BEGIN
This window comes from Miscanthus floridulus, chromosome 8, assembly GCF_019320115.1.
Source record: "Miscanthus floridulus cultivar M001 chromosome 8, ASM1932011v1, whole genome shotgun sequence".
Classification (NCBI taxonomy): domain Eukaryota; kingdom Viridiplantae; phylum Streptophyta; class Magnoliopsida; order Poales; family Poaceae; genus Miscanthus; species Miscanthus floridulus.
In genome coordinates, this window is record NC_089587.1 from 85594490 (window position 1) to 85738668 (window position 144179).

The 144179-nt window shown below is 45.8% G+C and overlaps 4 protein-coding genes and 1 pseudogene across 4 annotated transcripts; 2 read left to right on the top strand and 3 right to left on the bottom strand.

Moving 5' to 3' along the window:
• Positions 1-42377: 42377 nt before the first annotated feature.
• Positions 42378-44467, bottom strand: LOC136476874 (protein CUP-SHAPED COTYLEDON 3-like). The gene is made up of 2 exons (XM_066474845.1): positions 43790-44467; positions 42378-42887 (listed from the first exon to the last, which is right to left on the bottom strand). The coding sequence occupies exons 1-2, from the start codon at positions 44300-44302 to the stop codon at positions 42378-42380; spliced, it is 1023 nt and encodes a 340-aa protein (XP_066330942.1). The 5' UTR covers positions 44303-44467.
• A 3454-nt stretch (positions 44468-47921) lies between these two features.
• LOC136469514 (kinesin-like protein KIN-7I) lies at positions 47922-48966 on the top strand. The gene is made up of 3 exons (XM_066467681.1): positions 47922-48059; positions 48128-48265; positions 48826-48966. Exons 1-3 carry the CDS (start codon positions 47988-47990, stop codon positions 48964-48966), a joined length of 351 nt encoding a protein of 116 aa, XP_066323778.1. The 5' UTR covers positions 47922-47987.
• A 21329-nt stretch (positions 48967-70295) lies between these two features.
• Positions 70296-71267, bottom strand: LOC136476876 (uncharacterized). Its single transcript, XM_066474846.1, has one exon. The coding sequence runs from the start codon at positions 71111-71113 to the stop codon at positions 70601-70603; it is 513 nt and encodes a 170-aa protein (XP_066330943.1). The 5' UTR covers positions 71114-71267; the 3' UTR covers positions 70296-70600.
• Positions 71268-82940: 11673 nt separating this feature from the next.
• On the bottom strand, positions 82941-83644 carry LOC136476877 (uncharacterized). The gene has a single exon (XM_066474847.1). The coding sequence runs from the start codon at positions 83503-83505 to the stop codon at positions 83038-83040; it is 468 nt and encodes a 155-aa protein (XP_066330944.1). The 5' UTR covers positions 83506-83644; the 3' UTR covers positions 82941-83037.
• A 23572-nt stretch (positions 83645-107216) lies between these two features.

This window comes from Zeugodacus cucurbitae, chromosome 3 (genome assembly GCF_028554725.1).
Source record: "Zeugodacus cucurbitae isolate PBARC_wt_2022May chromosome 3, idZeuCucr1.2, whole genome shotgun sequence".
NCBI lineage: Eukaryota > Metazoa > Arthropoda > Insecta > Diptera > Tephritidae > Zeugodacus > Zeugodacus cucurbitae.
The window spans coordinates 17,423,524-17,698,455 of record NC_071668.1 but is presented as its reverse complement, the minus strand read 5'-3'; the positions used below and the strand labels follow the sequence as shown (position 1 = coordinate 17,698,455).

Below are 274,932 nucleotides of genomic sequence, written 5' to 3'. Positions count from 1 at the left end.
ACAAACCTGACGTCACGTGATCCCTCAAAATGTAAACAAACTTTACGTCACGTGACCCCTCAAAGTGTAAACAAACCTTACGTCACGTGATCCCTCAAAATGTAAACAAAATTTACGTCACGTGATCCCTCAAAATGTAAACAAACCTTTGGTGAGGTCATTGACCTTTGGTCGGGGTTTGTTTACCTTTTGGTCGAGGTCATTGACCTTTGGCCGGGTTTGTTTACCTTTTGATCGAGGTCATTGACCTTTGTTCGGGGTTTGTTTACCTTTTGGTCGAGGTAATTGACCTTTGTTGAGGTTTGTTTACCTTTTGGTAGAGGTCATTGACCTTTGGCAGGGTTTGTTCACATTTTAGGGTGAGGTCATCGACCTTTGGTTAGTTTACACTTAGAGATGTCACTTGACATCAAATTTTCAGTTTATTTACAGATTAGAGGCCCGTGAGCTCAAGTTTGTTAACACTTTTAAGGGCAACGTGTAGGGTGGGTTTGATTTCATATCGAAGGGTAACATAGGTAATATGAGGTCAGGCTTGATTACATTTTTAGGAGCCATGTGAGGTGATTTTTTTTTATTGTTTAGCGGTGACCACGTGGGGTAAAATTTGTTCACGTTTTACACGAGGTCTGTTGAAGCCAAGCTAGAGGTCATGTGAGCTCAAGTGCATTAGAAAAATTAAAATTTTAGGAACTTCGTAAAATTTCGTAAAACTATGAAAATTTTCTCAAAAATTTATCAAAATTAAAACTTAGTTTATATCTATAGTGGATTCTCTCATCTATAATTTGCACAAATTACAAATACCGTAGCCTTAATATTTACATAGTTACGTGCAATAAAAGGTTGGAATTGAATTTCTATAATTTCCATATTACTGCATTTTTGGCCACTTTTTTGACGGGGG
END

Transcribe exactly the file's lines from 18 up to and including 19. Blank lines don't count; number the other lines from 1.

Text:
NCBI lineage: Eukaryota > Metazoa > Arthropoda > Insecta > Diptera > Tephritidae > Zeugodacus > Zeugodacus cucurbitae.
The window spans coordinates 17,423,524-17,698,455 of record NC_071668.1 but is presented as its reverse complement, the minus strand read 5'-3'; the positions used below and the strand labels follow the sequence as shown (position 1 = coordinate 17,698,455).